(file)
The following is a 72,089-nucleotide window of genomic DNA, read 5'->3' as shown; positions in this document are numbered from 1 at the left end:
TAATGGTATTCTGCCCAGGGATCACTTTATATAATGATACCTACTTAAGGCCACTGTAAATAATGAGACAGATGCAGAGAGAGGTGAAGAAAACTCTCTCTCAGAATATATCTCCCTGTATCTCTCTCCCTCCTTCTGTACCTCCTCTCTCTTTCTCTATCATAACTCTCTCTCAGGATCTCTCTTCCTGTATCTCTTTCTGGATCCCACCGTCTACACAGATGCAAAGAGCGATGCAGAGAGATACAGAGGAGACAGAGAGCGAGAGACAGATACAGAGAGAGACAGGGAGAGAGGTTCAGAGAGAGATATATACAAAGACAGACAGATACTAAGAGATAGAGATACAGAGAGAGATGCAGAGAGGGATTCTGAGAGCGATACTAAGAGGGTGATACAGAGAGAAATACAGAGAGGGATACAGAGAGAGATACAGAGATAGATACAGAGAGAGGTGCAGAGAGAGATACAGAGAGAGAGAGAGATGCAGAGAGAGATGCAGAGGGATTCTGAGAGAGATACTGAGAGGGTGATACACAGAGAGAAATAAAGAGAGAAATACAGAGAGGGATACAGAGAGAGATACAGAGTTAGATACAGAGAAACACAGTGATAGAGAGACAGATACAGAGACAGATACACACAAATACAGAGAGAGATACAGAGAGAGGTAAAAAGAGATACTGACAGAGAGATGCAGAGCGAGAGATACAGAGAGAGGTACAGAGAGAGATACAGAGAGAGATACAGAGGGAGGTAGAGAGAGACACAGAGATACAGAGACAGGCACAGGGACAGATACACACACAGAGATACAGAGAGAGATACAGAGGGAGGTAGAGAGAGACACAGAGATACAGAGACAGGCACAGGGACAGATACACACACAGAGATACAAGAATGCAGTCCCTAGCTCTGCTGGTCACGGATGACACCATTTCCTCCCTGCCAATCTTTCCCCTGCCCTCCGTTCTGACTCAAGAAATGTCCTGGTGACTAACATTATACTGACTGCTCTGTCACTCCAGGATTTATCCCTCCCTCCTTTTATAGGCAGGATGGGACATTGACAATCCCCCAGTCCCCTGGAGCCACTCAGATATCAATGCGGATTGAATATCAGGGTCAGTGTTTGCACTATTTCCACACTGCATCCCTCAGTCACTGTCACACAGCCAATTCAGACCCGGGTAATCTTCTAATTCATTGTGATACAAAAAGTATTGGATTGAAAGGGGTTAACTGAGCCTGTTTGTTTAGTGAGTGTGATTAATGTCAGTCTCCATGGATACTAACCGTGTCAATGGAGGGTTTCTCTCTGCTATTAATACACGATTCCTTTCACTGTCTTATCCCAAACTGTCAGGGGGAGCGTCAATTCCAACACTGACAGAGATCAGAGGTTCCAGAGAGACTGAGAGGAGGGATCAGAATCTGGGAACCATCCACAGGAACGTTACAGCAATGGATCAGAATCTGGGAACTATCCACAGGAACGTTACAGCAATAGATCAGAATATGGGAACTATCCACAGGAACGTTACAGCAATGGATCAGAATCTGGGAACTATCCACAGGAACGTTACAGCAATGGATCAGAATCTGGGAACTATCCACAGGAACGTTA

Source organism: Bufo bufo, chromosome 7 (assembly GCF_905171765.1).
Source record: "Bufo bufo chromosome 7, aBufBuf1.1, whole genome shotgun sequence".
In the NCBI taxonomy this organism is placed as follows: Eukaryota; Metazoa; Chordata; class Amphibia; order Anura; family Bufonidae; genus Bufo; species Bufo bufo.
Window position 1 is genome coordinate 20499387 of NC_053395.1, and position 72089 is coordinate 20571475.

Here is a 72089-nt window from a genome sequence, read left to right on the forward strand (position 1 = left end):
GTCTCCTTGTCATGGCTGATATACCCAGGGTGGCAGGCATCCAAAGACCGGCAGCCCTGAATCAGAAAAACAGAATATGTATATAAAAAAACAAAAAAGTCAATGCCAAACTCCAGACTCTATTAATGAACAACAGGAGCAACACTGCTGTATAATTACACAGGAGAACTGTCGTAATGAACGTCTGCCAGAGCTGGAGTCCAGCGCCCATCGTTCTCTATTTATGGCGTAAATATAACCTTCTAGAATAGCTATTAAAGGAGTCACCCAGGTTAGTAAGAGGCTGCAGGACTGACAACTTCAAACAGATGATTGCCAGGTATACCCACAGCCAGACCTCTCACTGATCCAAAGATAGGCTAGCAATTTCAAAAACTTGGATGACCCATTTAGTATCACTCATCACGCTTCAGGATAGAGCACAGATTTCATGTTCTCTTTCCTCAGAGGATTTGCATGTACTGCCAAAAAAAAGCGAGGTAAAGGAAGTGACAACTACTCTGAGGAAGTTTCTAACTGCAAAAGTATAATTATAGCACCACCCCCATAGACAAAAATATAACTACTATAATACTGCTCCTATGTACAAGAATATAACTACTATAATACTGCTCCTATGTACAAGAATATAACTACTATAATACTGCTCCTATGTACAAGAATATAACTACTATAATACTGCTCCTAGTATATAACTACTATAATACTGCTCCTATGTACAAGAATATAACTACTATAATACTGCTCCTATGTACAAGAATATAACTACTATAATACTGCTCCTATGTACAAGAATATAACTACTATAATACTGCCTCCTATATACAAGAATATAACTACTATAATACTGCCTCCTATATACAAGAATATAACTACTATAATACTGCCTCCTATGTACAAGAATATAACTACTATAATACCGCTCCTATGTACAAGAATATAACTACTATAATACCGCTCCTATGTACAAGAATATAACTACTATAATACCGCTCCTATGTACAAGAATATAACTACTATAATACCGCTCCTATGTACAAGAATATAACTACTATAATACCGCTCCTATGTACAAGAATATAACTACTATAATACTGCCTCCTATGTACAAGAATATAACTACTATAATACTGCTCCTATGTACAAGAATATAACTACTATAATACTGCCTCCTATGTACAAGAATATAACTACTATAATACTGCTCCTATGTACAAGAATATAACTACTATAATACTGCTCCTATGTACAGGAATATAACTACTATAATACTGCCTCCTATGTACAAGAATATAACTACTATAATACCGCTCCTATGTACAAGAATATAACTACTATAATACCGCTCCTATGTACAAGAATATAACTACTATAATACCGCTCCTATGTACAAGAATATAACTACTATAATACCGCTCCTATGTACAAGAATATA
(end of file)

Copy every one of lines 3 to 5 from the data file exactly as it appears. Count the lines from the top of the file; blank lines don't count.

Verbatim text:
Source organism: Bufo bufo, chromosome 7 (assembly GCF_905171765.1).
Source record: "Bufo bufo chromosome 7, aBufBuf1.1, whole genome shotgun sequence".
In the NCBI taxonomy this organism is placed as follows: Eukaryota; Metazoa; Chordata; class Amphibia; order Anura; family Bufonidae; genus Bufo; species Bufo bufo.